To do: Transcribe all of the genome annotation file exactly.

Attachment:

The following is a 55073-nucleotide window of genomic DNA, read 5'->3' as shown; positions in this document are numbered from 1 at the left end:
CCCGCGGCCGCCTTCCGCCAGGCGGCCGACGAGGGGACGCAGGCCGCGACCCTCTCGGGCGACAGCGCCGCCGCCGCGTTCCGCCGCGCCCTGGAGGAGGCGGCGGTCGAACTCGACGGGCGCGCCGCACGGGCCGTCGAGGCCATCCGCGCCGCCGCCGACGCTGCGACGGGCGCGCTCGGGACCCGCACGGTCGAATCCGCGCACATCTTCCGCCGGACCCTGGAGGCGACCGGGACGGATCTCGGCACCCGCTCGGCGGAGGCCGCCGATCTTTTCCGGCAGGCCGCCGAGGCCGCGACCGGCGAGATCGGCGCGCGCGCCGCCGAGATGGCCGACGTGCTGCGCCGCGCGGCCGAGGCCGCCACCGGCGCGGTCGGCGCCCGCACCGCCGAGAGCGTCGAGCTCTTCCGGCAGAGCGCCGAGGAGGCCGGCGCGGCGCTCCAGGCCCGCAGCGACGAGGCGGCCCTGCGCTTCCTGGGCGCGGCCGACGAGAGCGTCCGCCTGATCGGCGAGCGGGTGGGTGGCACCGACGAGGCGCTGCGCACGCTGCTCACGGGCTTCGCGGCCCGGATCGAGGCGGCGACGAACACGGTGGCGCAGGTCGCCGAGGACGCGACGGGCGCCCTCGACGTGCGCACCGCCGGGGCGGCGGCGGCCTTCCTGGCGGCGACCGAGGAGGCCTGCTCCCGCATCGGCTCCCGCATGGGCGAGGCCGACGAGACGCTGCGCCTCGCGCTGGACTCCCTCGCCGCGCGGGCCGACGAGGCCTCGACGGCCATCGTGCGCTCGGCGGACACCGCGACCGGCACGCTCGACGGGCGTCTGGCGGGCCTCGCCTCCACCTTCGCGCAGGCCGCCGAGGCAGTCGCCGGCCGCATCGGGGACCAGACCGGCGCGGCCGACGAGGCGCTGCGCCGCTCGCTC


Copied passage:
The following is a 55073-nucleotide window of genomic DNA, read 5'->3' as shown; positions in this document are numbered from 1 at the left end:
CCCGCGGCCGCCTTCCGCCAGGCGGCCGACGAGGGGACGCAGGCCGCGACCCTCTCGGGCGACAGCGCCGCCGCCGCGTTCCGCCGCGCCCTGGAGGAGGCGGCGGTCGAACTCGACGGGCGCGCCGCACGGGCCGTCGAGGCCATCCGCGCCGCCGCCGACGCTGCGACGGGCGCGCTCGGGACCCGCACGGTCGAATCCGCGCACATCTTCCGCCGGACCCTGGAGGCGACCGGGACGGATCTCGGCACCCGCTCGGCGGAGGCCGCCGATCTTTTCCGGCAGGCCGCCGAGGCCGCGACCGGCGAGATCGGCGCGCGCGCCGCCGAGATGGCCGACGTGCTGCGCCGCGCGGCCGAGGCCGCCACCGGCGCGGTCGGCGCCCGCACCGCCGAGAGCGTCGAGCTCTTCCGGCAGAGCGCCGAGGAGGCCGGCGCGGCGCTCCAGGCCCGCAGCGACGAGGCGGCCCTGCGCTTCCTGGGCGCGGCCGACGAGAGCGTCCGCCTGATCGGCGAGCGGGTGGGTGGCACCGACGAGGCGCTGCGCACGCTGCTCACGGGCTTCGCGGCCCGGATCGAGGCGGCGACGAACACGGTGGCGCAGGTCGCCGAGGACGCGACGGGCGCCCTCGACGTGCGCACCGCCGGGGCGGCGGCGGCCTTCCTGGCGGCGACCGAGGAGGCCTGCTCCCGCATCGGCTCCCGCATGGGCGAGGCCGACGAGACGCTGCGCCTCGCGCTGGACTCCCTCGCCGCGCGGGCCGACGAGGCCTCGACGGCCATCGTGCGCTCGGCGGACACCGCGACCGGCACGCTCGACGGGCGTCTGGCGGGCCTCGCCTCCACCTTCGCGCAGGCCGCCGAGGCAGTCGCCGGCCGCATCGGGGACCAGACCGGCGCGGCCGACGAGGCGCTGCGCCGCTCGCTC